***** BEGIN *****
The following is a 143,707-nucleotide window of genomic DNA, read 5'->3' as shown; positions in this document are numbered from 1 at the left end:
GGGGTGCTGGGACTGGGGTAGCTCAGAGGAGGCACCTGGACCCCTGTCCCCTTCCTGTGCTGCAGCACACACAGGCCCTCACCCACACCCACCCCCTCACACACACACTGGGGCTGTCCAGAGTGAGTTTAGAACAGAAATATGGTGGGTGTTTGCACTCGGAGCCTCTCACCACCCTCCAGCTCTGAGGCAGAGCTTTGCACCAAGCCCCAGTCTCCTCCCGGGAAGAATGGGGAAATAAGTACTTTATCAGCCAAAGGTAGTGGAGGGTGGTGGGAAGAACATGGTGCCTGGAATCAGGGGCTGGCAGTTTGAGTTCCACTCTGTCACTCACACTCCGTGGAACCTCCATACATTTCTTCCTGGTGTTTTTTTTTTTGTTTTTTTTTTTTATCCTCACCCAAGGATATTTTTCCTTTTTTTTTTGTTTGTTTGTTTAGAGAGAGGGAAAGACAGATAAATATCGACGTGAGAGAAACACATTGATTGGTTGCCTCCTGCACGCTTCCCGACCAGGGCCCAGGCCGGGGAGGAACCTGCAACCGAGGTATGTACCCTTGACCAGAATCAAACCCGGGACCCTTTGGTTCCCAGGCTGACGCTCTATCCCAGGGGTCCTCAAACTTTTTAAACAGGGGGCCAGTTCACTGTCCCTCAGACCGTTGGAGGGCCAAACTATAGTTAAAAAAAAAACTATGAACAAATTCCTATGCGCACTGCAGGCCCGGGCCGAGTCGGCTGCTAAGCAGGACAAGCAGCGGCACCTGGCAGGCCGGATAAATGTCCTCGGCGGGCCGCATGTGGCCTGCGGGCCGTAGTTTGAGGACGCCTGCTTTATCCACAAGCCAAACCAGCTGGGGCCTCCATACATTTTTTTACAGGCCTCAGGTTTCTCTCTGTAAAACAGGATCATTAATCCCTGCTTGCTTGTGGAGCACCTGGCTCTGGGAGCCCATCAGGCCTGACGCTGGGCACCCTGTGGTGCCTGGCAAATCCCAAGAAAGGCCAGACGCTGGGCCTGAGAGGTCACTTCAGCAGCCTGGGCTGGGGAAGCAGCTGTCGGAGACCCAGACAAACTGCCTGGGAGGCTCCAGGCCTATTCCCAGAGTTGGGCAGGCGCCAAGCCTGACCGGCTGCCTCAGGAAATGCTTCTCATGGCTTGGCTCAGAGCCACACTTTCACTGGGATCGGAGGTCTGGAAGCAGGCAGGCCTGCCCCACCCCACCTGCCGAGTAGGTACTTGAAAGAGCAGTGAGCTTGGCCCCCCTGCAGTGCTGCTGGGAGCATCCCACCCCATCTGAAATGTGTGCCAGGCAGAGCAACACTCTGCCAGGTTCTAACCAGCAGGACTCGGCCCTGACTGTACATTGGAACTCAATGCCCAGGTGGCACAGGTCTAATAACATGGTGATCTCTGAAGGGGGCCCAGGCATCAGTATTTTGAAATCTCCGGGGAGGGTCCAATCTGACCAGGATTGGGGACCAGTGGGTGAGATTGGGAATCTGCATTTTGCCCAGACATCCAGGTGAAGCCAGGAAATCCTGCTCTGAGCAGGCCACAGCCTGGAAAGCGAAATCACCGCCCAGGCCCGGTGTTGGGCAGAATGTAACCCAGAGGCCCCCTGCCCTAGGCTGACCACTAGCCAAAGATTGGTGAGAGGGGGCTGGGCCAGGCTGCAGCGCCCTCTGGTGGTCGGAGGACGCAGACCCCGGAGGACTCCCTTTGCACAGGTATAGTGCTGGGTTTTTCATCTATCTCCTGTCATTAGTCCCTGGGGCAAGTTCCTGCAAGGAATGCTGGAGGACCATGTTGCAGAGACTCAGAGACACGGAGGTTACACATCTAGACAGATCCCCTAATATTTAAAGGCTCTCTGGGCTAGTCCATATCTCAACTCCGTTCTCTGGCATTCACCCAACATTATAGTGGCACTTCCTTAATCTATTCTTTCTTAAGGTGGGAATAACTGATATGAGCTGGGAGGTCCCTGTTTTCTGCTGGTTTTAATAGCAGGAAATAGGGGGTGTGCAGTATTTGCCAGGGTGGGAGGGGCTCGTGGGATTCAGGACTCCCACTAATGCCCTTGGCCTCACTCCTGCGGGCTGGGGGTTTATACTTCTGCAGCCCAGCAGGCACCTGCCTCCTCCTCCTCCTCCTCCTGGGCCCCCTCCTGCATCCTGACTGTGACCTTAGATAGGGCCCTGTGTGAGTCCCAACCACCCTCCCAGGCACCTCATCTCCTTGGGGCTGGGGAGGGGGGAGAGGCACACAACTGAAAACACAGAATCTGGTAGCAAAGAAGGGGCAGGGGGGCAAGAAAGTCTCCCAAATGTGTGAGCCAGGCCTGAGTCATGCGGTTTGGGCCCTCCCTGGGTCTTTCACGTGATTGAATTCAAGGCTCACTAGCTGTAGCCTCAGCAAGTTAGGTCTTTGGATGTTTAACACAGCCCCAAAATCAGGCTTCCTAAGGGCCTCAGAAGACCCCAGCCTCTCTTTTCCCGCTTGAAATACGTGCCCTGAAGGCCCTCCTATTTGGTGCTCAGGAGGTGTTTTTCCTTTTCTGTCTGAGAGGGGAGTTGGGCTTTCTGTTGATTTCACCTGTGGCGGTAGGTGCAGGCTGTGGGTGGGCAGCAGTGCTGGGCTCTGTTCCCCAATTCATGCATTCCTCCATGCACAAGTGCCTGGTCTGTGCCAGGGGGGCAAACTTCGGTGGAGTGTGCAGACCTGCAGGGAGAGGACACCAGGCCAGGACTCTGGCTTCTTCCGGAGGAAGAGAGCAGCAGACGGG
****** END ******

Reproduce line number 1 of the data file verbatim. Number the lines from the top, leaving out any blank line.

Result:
The following is a 143,707-nucleotide window of genomic DNA, read 5'->3' as shown; positions in this document are numbered from 1 at the left end: